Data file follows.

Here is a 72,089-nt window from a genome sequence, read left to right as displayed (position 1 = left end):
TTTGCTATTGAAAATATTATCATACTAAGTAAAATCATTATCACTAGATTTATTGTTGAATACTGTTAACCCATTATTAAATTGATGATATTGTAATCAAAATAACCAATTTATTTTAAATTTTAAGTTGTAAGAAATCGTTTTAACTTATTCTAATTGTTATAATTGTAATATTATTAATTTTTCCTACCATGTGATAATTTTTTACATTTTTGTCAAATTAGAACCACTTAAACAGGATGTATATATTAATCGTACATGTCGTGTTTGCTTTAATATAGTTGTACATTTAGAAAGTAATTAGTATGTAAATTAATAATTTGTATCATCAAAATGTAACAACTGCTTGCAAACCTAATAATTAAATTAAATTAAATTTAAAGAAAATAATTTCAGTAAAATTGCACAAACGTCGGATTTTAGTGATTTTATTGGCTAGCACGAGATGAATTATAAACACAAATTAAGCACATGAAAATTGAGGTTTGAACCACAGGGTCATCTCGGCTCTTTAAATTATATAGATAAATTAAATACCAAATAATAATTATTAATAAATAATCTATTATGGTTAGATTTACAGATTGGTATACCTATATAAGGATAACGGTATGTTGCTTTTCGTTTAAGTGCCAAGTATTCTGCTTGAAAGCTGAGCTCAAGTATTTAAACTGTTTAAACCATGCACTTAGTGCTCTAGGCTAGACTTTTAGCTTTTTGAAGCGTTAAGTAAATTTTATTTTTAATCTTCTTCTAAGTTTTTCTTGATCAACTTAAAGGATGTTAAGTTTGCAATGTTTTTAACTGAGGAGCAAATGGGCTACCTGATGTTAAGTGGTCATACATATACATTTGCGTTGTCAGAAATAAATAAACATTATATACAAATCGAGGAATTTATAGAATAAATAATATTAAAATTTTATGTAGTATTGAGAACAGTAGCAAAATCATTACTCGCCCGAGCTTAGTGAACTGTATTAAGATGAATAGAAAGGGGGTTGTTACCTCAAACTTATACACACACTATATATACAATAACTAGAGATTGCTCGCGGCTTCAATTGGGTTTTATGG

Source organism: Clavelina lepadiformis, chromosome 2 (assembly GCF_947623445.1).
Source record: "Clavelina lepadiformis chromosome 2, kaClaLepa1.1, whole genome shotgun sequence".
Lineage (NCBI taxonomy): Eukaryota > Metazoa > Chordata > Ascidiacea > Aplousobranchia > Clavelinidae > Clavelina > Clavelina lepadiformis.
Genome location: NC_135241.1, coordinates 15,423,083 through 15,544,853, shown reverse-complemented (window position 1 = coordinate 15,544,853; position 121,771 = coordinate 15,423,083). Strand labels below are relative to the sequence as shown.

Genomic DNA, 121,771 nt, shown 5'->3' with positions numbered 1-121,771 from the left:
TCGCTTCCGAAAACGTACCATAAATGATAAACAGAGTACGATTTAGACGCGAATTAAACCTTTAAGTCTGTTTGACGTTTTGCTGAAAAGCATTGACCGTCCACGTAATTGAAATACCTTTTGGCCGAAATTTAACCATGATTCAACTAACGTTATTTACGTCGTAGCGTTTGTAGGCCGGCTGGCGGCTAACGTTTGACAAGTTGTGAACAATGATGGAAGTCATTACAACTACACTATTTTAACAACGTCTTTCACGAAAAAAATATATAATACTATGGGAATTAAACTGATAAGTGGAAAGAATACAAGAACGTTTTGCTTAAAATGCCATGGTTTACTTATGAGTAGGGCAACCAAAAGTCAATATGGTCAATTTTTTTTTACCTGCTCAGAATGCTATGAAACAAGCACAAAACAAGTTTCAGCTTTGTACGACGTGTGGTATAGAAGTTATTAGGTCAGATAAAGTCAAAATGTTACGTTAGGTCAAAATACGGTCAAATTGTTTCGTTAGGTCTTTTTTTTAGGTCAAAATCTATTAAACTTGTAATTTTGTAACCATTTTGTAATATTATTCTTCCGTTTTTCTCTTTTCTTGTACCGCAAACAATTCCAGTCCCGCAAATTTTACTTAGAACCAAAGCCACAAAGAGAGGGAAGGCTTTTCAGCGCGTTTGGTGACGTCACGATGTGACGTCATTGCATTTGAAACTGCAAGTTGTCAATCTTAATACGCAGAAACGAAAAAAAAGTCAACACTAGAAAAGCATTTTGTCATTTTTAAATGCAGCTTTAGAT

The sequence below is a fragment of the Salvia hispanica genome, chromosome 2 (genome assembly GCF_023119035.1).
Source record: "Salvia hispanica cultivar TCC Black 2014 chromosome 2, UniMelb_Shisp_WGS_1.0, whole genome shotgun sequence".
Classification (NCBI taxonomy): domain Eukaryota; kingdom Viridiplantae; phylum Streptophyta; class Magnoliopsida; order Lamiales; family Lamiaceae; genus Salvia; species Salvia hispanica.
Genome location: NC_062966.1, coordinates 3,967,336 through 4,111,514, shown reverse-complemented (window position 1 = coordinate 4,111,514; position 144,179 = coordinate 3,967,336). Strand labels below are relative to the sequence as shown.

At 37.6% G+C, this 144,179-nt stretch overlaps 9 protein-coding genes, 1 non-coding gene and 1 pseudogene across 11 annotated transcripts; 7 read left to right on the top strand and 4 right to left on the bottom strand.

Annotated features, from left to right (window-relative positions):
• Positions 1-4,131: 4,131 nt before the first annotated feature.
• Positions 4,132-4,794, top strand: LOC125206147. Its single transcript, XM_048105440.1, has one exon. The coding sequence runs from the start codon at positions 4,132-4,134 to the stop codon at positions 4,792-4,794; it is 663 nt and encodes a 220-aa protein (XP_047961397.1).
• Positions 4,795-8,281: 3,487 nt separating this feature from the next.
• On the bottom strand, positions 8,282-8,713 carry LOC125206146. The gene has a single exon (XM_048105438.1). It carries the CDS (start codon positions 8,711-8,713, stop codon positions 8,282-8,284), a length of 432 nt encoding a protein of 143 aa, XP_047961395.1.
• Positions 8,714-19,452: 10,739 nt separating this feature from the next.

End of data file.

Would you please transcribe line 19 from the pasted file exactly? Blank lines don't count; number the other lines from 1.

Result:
• Positions 8,714-19,452: 10,739 nt separating this feature from the next.